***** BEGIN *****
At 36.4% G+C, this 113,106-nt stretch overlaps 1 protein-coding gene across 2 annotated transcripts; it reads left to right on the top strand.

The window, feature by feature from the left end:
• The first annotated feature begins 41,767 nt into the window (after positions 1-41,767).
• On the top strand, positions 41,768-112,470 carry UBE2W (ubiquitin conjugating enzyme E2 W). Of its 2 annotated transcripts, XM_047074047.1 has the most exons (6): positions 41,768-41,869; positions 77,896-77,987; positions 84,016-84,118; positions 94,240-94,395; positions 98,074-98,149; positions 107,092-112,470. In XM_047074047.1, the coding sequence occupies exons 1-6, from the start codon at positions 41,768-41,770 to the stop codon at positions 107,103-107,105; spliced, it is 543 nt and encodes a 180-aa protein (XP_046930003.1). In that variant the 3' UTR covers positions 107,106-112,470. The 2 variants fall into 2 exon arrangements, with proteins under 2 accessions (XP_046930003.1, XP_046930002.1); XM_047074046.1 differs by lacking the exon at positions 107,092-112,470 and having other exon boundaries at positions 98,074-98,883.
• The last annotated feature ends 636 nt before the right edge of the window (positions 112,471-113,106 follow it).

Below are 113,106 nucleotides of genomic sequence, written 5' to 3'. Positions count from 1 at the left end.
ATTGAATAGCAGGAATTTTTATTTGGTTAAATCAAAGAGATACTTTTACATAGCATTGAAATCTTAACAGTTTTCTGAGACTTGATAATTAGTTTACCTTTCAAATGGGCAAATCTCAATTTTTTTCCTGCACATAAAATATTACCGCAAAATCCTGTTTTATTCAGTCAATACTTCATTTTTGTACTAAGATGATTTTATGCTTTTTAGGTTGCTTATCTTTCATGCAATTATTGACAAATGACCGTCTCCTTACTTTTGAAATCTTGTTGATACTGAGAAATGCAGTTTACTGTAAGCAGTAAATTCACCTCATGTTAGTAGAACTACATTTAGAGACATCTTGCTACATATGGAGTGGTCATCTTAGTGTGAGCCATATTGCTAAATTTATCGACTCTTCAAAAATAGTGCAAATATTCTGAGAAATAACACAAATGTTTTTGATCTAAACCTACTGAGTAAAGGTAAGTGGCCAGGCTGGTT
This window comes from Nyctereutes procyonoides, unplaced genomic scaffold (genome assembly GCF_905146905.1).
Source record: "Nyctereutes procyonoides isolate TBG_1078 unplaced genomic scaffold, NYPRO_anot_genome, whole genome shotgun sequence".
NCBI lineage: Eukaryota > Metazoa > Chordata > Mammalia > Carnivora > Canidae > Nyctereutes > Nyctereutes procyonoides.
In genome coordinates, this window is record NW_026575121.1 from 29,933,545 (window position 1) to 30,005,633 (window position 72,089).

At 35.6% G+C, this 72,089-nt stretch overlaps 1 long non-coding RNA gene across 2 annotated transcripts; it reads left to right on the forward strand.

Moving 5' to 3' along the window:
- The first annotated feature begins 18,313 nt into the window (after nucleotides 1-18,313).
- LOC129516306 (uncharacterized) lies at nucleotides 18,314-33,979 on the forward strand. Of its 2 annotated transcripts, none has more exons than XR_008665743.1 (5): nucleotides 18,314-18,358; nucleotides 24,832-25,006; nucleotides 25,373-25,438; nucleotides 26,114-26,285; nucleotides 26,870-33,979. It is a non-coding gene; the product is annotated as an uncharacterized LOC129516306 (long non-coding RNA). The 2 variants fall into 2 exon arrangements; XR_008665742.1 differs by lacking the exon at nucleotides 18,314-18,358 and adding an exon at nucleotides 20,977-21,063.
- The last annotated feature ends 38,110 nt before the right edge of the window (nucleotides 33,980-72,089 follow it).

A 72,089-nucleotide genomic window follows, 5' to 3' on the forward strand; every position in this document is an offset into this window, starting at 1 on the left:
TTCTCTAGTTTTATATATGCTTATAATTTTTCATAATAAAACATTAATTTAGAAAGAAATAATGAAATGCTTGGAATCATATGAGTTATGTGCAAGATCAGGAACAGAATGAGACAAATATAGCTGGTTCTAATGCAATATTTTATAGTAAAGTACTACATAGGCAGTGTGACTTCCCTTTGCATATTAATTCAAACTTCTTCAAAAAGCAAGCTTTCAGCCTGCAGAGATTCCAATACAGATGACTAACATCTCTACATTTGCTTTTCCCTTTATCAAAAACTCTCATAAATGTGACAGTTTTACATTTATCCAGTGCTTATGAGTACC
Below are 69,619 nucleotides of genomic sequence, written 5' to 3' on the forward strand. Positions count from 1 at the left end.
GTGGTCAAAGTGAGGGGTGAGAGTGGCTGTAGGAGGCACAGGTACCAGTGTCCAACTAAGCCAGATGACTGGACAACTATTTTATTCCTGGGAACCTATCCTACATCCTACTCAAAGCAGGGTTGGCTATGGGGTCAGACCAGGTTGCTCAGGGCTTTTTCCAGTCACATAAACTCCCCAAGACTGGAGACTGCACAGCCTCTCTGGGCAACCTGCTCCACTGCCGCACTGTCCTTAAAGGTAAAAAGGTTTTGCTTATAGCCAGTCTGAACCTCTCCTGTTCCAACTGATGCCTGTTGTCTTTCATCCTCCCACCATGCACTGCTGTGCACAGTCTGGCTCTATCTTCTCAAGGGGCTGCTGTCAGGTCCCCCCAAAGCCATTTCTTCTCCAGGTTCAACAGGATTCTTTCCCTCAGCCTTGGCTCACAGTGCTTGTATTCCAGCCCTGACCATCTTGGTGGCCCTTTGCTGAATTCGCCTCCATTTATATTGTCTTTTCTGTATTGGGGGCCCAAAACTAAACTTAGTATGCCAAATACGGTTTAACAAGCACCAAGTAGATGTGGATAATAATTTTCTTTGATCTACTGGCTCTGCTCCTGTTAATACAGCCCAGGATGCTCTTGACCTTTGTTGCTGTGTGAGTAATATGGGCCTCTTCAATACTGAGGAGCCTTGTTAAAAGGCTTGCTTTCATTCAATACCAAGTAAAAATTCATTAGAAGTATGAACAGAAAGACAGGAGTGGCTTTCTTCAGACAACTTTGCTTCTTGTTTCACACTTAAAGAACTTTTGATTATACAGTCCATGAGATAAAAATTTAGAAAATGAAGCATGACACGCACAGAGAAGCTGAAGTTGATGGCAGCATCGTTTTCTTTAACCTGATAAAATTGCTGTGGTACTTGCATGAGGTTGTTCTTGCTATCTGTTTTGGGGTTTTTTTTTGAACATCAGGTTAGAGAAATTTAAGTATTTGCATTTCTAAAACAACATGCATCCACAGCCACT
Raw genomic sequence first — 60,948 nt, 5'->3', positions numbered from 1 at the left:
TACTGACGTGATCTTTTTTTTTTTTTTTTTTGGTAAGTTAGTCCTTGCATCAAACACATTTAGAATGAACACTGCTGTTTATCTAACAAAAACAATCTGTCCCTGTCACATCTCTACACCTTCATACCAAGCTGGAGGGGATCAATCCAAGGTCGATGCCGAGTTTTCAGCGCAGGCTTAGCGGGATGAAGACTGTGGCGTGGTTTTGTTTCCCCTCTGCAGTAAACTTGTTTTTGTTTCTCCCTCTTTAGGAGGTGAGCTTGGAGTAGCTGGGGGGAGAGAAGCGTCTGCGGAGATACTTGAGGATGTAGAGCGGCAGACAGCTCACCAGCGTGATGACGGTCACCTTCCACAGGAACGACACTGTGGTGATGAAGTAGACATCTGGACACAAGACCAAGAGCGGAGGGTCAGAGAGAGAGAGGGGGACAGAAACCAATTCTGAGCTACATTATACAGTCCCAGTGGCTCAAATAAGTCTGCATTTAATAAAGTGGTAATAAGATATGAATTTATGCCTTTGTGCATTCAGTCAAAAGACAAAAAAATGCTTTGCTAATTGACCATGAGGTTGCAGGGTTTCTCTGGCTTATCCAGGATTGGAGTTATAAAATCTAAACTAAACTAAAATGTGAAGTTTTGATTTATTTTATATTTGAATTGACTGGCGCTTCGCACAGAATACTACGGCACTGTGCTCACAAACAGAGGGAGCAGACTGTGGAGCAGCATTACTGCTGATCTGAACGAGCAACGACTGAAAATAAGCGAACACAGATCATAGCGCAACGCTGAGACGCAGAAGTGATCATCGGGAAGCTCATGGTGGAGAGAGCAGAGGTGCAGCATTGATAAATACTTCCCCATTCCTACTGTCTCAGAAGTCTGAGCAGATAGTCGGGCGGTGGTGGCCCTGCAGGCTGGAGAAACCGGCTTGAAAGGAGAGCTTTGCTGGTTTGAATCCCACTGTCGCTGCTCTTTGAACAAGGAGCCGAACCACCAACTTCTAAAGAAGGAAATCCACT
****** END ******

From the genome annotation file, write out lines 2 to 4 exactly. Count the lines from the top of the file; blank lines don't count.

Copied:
The window, feature by feature from the left end:
• The first annotated feature begins 41,767 nt into the window (after positions 1-41,767).
• On the top strand, positions 41,768-112,470 carry UBE2W (ubiquitin conjugating enzyme E2 W). Of its 2 annotated transcripts, XM_047074047.1 has the most exons (6): positions 41,768-41,869; positions 77,896-77,987; positions 84,016-84,118; positions 94,240-94,395; positions 98,074-98,149; positions 107,092-112,470. In XM_047074047.1, the coding sequence occupies exons 1-6, from the start codon at positions 41,768-41,770 to the stop codon at positions 107,103-107,105; spliced, it is 543 nt and encodes a 180-aa protein (XP_046930003.1). In that variant the 3' UTR covers positions 107,106-112,470. The 2 variants fall into 2 exon arrangements, with proteins under 2 accessions (XP_046930003.1, XP_046930002.1); XM_047074046.1 differs by lacking the exon at positions 107,092-112,470 and having other exon boundaries at positions 98,074-98,883.